A new study shows that some rare genetic disease can be accurately identified by a new artificial intelligence technology. It only needs a photo of the patient’s face to detect such a disease.
The tech is called DeepGestalt and, according to the study published in the journal Nature Medicine, it was better than clinicians at finding syndromes in three trials. This means that it could be valuable in personalized care.
Considering that 8% of the population has a genetic disease, and many of them are recognizable through facial features, the AI tech could help identify syndromes like Angelman – a disorder that affects the nervous system and comes with specific facial features: a wide mouth, with widely spaced teeth, strabismus, or a protruding tongue.
AI’s Deep Learning Vital in Personalized Care
The lead of the research, Yaron Gurovich, who is also the chief technology officer at FDNA (AI and precision medicine company), stated that deep learning could be used in medicine and it is successful:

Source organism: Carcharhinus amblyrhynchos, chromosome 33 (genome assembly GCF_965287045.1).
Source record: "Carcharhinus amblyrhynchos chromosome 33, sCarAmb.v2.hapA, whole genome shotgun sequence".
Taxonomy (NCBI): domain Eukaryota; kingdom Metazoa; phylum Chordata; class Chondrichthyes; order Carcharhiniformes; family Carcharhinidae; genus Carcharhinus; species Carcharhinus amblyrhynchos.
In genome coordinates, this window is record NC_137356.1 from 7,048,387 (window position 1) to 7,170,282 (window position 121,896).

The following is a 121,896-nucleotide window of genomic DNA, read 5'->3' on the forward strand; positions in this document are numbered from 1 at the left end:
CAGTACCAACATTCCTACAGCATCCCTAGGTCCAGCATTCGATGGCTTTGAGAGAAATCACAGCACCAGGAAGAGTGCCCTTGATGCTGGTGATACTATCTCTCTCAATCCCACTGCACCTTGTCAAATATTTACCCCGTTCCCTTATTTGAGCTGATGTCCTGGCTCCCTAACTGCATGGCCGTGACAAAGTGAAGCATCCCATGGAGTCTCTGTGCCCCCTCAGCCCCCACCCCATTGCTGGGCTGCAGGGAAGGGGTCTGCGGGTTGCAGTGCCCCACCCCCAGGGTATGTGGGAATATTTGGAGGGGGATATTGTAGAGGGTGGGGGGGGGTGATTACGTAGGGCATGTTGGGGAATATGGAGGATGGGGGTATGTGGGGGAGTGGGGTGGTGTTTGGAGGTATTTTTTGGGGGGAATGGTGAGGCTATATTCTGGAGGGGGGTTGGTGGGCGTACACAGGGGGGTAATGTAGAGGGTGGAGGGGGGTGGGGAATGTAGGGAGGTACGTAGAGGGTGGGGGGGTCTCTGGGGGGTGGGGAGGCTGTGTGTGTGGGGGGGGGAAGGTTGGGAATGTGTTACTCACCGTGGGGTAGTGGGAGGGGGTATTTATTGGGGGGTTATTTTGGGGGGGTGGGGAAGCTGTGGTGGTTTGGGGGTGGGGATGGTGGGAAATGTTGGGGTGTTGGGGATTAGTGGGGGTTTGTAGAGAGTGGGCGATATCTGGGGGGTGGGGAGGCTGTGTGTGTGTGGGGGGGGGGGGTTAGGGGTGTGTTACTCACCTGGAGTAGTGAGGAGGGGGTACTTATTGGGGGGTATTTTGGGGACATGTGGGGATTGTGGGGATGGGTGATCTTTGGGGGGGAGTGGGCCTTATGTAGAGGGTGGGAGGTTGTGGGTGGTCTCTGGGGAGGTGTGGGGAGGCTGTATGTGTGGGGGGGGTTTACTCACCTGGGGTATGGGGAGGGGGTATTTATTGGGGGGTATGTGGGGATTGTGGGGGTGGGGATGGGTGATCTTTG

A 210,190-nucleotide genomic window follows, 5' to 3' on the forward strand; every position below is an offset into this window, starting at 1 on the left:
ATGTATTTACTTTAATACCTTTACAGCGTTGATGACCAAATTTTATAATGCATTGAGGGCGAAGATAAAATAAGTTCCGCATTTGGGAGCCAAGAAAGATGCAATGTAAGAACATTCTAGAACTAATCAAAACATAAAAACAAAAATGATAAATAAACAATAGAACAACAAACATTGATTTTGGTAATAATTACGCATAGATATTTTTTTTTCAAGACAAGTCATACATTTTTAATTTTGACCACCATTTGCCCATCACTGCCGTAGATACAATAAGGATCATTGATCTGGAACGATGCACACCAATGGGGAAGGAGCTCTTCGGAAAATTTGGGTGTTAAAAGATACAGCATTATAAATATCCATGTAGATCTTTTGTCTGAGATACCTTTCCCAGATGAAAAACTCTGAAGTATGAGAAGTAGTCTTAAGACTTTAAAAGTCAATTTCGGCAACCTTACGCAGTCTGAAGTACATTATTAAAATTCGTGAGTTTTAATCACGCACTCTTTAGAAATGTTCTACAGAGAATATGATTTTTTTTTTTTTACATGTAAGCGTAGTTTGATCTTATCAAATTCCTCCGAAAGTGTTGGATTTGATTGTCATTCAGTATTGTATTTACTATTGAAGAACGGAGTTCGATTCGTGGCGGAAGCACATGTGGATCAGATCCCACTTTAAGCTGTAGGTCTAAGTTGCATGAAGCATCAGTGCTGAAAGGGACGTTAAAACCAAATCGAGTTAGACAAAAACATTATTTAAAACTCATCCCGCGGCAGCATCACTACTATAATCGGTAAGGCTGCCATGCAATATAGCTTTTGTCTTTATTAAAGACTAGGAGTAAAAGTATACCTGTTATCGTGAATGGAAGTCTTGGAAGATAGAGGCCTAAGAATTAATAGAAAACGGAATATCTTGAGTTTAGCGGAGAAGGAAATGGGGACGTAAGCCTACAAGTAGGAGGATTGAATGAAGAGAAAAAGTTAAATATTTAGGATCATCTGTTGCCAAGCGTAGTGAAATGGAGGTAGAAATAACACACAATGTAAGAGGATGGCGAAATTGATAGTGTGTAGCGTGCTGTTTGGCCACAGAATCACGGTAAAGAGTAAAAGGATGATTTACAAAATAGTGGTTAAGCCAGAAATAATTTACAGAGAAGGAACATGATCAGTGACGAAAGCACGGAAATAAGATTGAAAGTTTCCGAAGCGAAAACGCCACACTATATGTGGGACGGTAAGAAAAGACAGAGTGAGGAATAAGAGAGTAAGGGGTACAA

“It demonstrates how one can successfully apply state of the art algorithms, such as deep learning, to a challenging field where the available data is small, unbalanced in terms of available patients per condition, and where the need to support a large amount of conditions is great,”
But the authors warn that facial images would be too easy to access and employers could you this system to analyze the images of potential employers and discriminate them.
For its training, researchers gave DeepGestalt 17,000 images of patients from a database where there were 200 distinct genetic syndromes.
An Immense Potential
In 91% of times, the AI proposed a list of potential syndromes and was correct for the top 10 suggestions. The AI learned facial features of the patients already diagnosed with that condition and had to identify possible disorders from the diagnoses available.
A senior lecturer in artificial medical intelligence at King’s College London, Jorge Cardoso (who wasn’t involved in the research), said that the study has its limitations. He thinks that the AI must be worked on to make sure that the algorithms are “robust in the hospital environment, clinically accurate, and applicable to different age groups and ethnic populations,” but added that “the potential of AI in healthcare is immense.”
Jeff Wilkinson is a Senior Politics Reporter at Debate Report covering provincial and national politics, . Before joining Debate Report, Jeff worked on several provincial campaigns including Jack Layton. Jeff has worked as a freelance journalist in Toronto, having been published by over 20 outlets including CBC, the Center for Media and VICE.com.